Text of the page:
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Surface Mini mass production plans canned

by Mark Tyson on 30 June 2014, 15:04

Tags: Surface

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In a report today, carried by tech industry magazine DigiTimes, it is claimed that Microsoft has canned its mass production plans for the Surface Mini tablet. Both the fierce competition in this tablet market segment and poor response from "brand vendor clients," are blamed for the decision.

When we greeted the arrival of the Microsoft Surface Pro 3 on May 20th we had also been expecting the heavily hinted arrival of a smaller Surface device. However no Surface Mini arrived at the "small gathering," in New York, leaving many industry watchers bemused.

Following the mini-no-show various analysts suggested Microsoft was delaying the Surface mini and others suggested it would never be launched. An IHS analyst was even quoted as reporting that between 15,000 and 20,000 Surface Minis were manufactured before the decision to stop/pause the project came down from Microsoft top brass.

Also there were reports of 7.5-inch display panels being run dry by Microsoft's manufacturing partners stockpiling them. These should now be released (except for 20,000 or so, if that many really have been manufactured) according to the DigiTimes report today. The me-too specs of the WIndows RT-powered Surface mini, and the fear of it not selling, means that it may never get launched now. The DigiTimes industry sources also mentioned Apple's upcoming 4.7-inch and 5.5-inch iPhone range as helping to kill off smaller sized tablet demand.

Microsoft might have spent a large amount of cash on the Surface Mini development and production equipment but, this time, it decided not to pull the trigger on mass production. This (lack of) action might have saved Microsoft gaining a lot of unwanted stock which has to be subsequently sold off cheaply, if the device didn't go on to find success. Do readers think Microsoft did the right thing, assuming the industry sources are correct about the firm's intentions?

HEXUS Forums :: 10 Comments

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Both the fierce competition in this tablet market segment and poor response from “brand vendor clients,” are blamed for the decision.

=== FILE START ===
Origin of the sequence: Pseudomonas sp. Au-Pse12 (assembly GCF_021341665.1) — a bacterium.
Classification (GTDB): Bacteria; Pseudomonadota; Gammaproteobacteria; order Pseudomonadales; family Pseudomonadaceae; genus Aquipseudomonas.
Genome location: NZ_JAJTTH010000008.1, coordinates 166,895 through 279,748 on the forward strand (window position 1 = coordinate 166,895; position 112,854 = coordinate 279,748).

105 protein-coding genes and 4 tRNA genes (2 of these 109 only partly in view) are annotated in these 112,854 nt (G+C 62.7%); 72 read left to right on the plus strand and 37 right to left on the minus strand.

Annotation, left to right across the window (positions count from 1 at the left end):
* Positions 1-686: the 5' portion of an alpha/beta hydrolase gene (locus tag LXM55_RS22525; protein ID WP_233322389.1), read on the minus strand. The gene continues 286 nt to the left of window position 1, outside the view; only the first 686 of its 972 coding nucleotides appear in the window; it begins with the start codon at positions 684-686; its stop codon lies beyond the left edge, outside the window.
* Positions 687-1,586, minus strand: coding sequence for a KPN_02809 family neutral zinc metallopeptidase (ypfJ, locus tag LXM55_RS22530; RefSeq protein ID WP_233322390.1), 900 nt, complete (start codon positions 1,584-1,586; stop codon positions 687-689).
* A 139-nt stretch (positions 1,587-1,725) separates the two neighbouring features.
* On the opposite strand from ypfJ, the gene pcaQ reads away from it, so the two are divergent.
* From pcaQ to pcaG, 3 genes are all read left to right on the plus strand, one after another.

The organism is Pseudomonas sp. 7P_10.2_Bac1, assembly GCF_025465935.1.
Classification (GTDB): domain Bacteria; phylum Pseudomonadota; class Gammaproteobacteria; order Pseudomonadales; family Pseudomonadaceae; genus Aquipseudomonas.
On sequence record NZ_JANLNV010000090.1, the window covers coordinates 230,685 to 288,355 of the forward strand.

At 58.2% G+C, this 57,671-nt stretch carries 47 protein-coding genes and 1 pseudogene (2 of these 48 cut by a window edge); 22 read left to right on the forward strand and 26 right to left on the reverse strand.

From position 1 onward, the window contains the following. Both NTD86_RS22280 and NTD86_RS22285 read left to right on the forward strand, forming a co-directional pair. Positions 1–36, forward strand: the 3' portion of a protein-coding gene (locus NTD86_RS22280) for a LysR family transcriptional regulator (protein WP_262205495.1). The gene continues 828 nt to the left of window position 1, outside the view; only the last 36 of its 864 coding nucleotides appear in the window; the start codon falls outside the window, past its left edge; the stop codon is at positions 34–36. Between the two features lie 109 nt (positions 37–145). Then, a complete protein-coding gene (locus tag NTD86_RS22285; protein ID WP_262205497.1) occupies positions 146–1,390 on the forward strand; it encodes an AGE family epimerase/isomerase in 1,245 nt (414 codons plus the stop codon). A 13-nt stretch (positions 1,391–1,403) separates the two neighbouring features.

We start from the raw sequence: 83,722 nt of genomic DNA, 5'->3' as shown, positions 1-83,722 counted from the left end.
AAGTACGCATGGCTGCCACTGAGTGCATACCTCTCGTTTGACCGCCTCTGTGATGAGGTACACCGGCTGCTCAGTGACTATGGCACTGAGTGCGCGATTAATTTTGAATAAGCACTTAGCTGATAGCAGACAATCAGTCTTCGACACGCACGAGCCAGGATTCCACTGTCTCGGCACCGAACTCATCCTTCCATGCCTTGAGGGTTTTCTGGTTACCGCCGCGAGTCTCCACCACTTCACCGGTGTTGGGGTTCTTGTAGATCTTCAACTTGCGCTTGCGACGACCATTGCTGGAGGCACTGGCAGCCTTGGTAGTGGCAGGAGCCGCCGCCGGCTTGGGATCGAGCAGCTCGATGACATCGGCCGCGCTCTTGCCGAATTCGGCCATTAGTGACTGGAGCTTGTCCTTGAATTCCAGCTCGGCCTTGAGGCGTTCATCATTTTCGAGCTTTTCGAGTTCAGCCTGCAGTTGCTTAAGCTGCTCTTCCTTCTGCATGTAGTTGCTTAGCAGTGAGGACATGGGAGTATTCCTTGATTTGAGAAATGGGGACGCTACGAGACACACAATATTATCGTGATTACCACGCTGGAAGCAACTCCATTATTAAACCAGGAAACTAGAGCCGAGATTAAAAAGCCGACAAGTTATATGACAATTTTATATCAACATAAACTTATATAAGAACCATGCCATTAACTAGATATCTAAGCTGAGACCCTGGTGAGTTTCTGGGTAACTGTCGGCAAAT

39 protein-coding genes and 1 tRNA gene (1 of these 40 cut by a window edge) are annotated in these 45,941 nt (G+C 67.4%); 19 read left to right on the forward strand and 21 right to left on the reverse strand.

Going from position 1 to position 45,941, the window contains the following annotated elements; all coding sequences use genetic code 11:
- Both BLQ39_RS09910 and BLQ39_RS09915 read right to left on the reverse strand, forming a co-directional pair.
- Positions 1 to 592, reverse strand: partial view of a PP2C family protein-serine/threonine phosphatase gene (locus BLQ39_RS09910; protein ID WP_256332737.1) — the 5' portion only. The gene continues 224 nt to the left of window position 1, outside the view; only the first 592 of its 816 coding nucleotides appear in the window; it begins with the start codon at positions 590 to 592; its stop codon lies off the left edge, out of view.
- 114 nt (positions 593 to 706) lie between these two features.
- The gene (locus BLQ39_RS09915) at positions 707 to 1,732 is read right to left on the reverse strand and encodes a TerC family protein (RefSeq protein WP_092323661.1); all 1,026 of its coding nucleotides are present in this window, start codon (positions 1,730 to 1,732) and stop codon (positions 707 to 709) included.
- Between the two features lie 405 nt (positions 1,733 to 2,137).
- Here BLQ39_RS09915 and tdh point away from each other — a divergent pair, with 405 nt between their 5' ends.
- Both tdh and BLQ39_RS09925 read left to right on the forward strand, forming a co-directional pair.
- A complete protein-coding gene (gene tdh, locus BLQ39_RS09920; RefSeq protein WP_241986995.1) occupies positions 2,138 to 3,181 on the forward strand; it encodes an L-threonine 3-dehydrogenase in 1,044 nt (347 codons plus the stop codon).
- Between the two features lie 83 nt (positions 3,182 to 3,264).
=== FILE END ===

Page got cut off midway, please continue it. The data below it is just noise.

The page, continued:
Read: Everyone was happy to let Microsoft tackle making a very high-end tablet with razor thin margins (Surface Pro) or low-end that nobody really wanted (Surface RT), but raised a fit when it looked like MS were going to muscle into the high-margin small-Win8-tablet market.
Can't help feeling that even if this wasn't a success, it would have helped brand recognition and future product awareness. Given MS's attempts to grow their tablet market position, those things are of paramount importance. Leaving the small-tablet market to other players effectively weakens MS's position. To coin an awful phrase, you've gotta be in it to win it!
With the launch of a 6“ Nokia ”phablet“, the idea of a 7” tablet running a different OS seems pointless. With Office, RT's main selling point, already available on Windows Phone, what would it have apart from perhaps a useful stylus. Better to roll its best features into the phone range.
Ultimately Windows RT was a mistake. After forcing the interface on the desktop products to handle tablets, they needed to go whole hog and kept the fragmentation down.

Never did understand why they didn't develop WinPhone to work on larger screens for the rare midrange tablet options either.
A 7-9 inch (3:2 ratio) with ideally atom specifically designed for note taking with a stylus would have been a great product in my opinion… I don't want a 6inch phone…

As to being RT, the problem wasn't really RT, it was the way that RT was based off windows desktop rather than being based off windows mobile…. I think if they'd have made it the other way round we wouldn't have had the issue with it.